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Some Turks Leave, Others Huddle in Town

November 16, 1999|From Associated Press

DUZCE, Turkey — After two major earthquakes in the past three months, terrified residents of this northwestern Turkish town are packing up and leaving, unable to face the idea that the ground could once again erupt around them.

Others are choosing to stay close to home since Friday's earthquake, but life for them is growing more and more difficult. Without enough tents to go around, many people in Duzce--the epicenter of the magnitude 7.2 quake--have had to spend the nights sleeping outside in freezing temperatures.

Friday's earthquake left 452 dead and 3,000 injured.

Families made homeless by the quake gathered scrap wood for campfires Monday as temperatures plunged into the teens, while rescuers warned that the cold decreased the chances of finding anyone alive in the wreckage.

Jean-Philippe Jutzi of Swiss Rescue said that after the freezing temperatures, many people trapped in the rubble probably have died of hypothermia.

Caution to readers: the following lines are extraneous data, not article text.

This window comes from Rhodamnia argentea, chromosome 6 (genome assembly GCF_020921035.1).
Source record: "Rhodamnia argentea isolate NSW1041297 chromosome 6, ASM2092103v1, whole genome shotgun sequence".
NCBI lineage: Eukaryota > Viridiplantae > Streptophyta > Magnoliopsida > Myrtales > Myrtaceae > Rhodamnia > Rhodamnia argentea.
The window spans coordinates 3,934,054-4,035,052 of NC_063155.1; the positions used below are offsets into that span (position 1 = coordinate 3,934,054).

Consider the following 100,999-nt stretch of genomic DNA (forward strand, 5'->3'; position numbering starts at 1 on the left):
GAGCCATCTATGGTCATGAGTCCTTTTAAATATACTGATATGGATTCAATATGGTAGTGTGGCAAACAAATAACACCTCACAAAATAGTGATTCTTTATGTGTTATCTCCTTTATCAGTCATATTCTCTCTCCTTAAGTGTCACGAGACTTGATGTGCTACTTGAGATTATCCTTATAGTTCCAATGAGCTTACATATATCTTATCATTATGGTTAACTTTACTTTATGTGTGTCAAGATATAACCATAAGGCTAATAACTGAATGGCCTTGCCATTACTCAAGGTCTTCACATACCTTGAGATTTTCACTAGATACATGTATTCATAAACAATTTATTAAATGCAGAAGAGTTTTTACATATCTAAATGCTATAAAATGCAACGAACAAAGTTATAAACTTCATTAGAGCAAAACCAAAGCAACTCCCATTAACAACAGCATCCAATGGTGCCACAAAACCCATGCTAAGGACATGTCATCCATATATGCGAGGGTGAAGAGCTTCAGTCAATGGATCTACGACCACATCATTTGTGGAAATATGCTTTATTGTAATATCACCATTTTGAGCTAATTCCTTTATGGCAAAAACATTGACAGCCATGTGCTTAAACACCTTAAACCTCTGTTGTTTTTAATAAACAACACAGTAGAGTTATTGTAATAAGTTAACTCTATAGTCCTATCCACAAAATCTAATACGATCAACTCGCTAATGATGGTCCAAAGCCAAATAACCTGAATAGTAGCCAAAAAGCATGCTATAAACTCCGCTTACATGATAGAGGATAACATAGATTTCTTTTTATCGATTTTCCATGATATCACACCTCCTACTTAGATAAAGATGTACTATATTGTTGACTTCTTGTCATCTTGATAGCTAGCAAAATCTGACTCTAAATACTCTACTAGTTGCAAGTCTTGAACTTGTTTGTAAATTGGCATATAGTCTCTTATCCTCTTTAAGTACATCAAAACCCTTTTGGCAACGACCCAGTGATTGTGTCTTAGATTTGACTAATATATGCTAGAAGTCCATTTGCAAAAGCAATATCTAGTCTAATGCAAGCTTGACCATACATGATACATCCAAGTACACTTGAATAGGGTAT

"It would be a miracle" if anyone survived, he said.

International rescuers were scheduled to meet Monday to decide whether to end rescue operations. Teams from about 20 countries are searching the area, including a group from Fairfax, Va.

President Clinton, who met with Turkish President Suleyman Demirel on Monday, said Washington has sent tents for 10,000 people.

For three nights, Abdullah Ayyildiz has been sleeping in his car with his wife and baby.

"I am trying to find a tent," he said.

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